A conversation with Scott Nadelson
1. What books and/or authors have had the most influence on your writing?
There are a ton of them, far too many to name. I read in order to be influenced, to pick up as many influences as possible. That said, if there’s one influence that has remained consistently strong since early in my writing life, it’s the work of the great Russian story writer Isaac Babel. The intense compression, the autobiographical impulse, the combination of humor and horror, the precision of language — he’s the ultimate model for just about everything I’ve done and want to do, in both fiction and nonfiction. Whenever I find myself floundering, I go back to his stories and try to let his voice help me get back on track, and almost without fail it does — after reading him, my writing gets simpler, more straightforward, less construction than expression. Writing this, I want to go read him right now.
2. How do you decide when a piece you’ve written is “finished” enough to publish?
Usually it comes down to fatigue. If I’ve worked on something long enough that I no longer know what to do with it, and I’m just endlessly tinkering with the sentences but not really changing much, then I’ve got to get it out of my hands. Sometimes that means giving it to a friend to read, sometimes sending it out to see what an editor might think of it.
There have been times when I’ve had a story published and afterward decide to make a major revision. That used to trouble me. I’d think I shouldn’t have sent it out, it wasn’t ready, and I’d get down on myself for having been impatient. But now I’ve come to think that it’s an exciting thing when a story comes back to life after I thought it was dead for me. I try to let things sit long enough that I won’t regret having them in print, but now I also try remember that stories can always be retold, and that just because they’ve been published doesn’t mean I can’t revisit them and discover new things in them.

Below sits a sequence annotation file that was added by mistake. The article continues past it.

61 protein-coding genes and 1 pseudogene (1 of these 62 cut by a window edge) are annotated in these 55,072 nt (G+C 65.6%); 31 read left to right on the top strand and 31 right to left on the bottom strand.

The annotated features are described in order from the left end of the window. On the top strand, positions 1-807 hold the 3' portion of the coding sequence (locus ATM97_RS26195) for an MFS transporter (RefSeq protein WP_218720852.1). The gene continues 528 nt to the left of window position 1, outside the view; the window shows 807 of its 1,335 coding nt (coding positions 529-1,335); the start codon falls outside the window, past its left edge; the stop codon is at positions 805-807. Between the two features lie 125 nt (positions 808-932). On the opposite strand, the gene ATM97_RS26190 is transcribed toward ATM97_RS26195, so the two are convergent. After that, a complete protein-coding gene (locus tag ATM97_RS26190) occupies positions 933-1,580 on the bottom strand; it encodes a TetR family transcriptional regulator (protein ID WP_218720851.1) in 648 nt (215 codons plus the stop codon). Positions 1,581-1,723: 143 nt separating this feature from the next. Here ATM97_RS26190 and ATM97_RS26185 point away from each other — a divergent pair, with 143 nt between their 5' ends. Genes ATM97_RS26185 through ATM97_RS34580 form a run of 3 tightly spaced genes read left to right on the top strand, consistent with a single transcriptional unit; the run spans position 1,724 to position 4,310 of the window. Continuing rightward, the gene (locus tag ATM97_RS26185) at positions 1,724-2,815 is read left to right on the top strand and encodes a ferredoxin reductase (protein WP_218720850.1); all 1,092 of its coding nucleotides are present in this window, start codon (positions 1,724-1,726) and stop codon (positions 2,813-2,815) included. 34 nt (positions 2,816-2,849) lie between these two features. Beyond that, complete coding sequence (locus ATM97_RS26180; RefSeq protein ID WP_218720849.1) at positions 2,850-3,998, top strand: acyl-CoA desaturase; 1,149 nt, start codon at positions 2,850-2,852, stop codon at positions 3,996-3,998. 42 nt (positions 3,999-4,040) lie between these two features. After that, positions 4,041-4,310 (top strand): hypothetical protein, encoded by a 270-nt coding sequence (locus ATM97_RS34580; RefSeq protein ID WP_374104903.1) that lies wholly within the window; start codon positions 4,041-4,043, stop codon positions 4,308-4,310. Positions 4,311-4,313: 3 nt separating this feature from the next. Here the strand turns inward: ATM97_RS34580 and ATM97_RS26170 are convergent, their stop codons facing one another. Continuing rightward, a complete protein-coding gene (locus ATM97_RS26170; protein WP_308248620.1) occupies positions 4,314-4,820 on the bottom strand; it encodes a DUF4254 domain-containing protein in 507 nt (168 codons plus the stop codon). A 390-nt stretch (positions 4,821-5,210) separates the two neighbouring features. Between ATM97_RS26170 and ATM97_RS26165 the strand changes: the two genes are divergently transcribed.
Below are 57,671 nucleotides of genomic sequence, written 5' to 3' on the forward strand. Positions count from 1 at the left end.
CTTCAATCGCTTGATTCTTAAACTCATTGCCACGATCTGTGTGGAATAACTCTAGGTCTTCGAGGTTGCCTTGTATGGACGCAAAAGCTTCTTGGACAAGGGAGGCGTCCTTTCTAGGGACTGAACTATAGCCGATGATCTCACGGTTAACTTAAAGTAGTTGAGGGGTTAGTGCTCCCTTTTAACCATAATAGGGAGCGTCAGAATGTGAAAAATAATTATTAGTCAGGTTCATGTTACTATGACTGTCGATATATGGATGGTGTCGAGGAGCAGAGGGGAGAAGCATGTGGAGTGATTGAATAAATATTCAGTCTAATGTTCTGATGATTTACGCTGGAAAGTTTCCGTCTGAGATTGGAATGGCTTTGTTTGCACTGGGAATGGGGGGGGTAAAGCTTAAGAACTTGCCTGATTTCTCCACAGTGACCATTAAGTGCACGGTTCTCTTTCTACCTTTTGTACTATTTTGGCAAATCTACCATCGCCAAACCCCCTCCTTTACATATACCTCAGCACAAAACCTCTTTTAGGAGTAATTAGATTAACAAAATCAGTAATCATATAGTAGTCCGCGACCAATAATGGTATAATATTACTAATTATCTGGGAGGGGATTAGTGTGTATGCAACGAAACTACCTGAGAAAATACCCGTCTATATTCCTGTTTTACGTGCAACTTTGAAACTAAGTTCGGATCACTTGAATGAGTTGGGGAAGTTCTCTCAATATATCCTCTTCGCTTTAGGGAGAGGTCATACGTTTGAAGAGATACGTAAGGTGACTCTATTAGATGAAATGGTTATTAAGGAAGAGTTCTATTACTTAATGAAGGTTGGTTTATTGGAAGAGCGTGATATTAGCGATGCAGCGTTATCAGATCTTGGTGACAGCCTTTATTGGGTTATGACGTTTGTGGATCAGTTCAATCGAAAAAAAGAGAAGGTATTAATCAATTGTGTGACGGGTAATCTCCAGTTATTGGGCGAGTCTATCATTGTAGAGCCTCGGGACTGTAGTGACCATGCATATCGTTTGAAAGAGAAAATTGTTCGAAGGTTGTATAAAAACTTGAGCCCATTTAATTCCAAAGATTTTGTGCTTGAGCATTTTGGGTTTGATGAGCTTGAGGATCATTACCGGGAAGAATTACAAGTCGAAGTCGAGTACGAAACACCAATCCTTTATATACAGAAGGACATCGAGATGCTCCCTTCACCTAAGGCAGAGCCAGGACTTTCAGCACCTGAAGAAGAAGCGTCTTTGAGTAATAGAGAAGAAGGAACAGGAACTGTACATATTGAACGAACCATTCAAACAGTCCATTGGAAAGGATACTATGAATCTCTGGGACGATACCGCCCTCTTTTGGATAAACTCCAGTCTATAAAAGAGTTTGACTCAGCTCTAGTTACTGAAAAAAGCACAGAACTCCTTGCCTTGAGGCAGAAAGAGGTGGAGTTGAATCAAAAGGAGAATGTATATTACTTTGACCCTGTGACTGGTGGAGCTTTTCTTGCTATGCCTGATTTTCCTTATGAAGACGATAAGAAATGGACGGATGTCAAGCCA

3. What would you consider to be a productive day of work, and do you have a writing routine?
Before having a child, I used to think I needed at least two hours of writing time, and if I didn’t write at least two new pages during that time, the day was a failure. Since becoming a parent (I’ve got an almost three-year-old daughter), I’m happy if I simply sit down and work at all in a day — as little as fifteen minutes can feel satisfying, a solid sentence or two. Being productive has become more a state of mind than a physical accomplishment. If I can be present to the work, really have my head in it, even briefly, then I consider it a success. And I’m pretty stubborn about carving out a little space every day. As soon as I drop my daughter off at daycare, I run home and sit in front of the computer for as much time as I can get away with before having to attend to other obligations.
4. What part of your writing process do you most enjoy?